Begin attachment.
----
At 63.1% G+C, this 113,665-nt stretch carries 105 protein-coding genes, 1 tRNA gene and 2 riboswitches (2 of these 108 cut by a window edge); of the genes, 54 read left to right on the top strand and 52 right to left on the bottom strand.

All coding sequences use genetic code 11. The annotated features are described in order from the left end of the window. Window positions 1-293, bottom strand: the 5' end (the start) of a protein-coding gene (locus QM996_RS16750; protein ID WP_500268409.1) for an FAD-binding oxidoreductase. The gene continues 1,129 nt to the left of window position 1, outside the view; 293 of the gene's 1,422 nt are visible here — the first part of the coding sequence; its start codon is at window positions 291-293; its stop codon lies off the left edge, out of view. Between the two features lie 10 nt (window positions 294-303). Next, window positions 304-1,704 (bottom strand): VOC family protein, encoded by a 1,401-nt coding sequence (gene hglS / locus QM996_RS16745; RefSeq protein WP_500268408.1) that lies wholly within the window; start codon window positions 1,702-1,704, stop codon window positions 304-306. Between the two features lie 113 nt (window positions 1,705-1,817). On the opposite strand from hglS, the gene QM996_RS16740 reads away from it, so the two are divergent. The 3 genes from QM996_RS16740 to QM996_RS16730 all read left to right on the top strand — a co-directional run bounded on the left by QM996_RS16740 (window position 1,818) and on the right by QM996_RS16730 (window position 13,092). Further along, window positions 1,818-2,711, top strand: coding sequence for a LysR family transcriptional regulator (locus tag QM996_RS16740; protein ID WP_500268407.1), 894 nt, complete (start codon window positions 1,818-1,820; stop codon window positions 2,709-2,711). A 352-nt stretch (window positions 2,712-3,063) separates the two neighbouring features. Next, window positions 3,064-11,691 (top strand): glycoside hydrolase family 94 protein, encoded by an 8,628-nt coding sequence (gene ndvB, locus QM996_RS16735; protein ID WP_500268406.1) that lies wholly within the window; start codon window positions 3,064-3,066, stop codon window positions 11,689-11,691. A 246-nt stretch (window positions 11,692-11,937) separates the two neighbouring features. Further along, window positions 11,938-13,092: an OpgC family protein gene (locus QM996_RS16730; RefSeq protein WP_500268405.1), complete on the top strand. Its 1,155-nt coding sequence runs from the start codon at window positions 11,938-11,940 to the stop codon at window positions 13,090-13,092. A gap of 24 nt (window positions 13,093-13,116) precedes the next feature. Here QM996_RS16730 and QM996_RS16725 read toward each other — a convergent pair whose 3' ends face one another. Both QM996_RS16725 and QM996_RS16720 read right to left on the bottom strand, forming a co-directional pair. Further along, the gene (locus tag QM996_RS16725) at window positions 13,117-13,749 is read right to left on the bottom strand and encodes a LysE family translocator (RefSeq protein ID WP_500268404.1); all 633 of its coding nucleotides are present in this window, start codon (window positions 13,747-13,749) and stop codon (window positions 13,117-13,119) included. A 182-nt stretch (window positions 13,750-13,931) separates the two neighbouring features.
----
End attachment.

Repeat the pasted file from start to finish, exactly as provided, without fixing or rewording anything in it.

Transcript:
At 63.1% G+C, this 113,665-nt stretch carries 105 protein-coding genes, 1 tRNA gene and 2 riboswitches (2 of these 108 cut by a window edge); of the genes, 54 read left to right on the top strand and 52 right to left on the bottom strand.

All coding sequences use genetic code 11. The annotated features are described in order from the left end of the window. Window positions 1-293, bottom strand: the 5' end (the start) of a protein-coding gene (locus QM996_RS16750; protein ID WP_500268409.1) for an FAD-binding oxidoreductase. The gene continues 1,129 nt to the left of window position 1, outside the view; 293 of the gene's 1,422 nt are visible here — the first part of the coding sequence; its start codon is at window positions 291-293; its stop codon lies off the left edge, out of view. Between the two features lie 10 nt (window positions 294-303). Next, window positions 304-1,704 (bottom strand): VOC family protein, encoded by a 1,401-nt coding sequence (gene hglS / locus QM996_RS16745; RefSeq protein WP_500268408.1) that lies wholly within the window; start codon window positions 1,702-1,704, stop codon window positions 304-306. Between the two features lie 113 nt (window positions 1,705-1,817). On the opposite strand from hglS, the gene QM996_RS16740 reads away from it, so the two are divergent. The 3 genes from QM996_RS16740 to QM996_RS16730 all read left to right on the top strand — a co-directional run bounded on the left by QM996_RS16740 (window position 1,818) and on the right by QM996_RS16730 (window position 13,092). Further along, window positions 1,818-2,711, top strand: coding sequence for a LysR family transcriptional regulator (locus tag QM996_RS16740; protein ID WP_500268407.1), 894 nt, complete (start codon window positions 1,818-1,820; stop codon window positions 2,709-2,711). A 352-nt stretch (window positions 2,712-3,063) separates the two neighbouring features. Next, window positions 3,064-11,691 (top strand): glycoside hydrolase family 94 protein, encoded by an 8,628-nt coding sequence (gene ndvB, locus QM996_RS16735; protein ID WP_500268406.1) that lies wholly within the window; start codon window positions 3,064-3,066, stop codon window positions 11,689-11,691. A 246-nt stretch (window positions 11,692-11,937) separates the two neighbouring features. Further along, window positions 11,938-13,092: an OpgC family protein gene (locus QM996_RS16730; RefSeq protein WP_500268405.1), complete on the top strand. Its 1,155-nt coding sequence runs from the start codon at window positions 11,938-11,940 to the stop codon at window positions 13,090-13,092. A gap of 24 nt (window positions 13,093-13,116) precedes the next feature. Here QM996_RS16730 and QM996_RS16725 read toward each other — a convergent pair whose 3' ends face one another. Both QM996_RS16725 and QM996_RS16720 read right to left on the bottom strand, forming a co-directional pair. Further along, the gene (locus tag QM996_RS16725) at window positions 13,117-13,749 is read right to left on the bottom strand and encodes a LysE family translocator (RefSeq protein ID WP_500268404.1); all 633 of its coding nucleotides are present in this window, start codon (window positions 13,747-13,749) and stop codon (window positions 13,117-13,119) included. A 182-nt stretch (window positions 13,750-13,931) separates the two neighbouring features.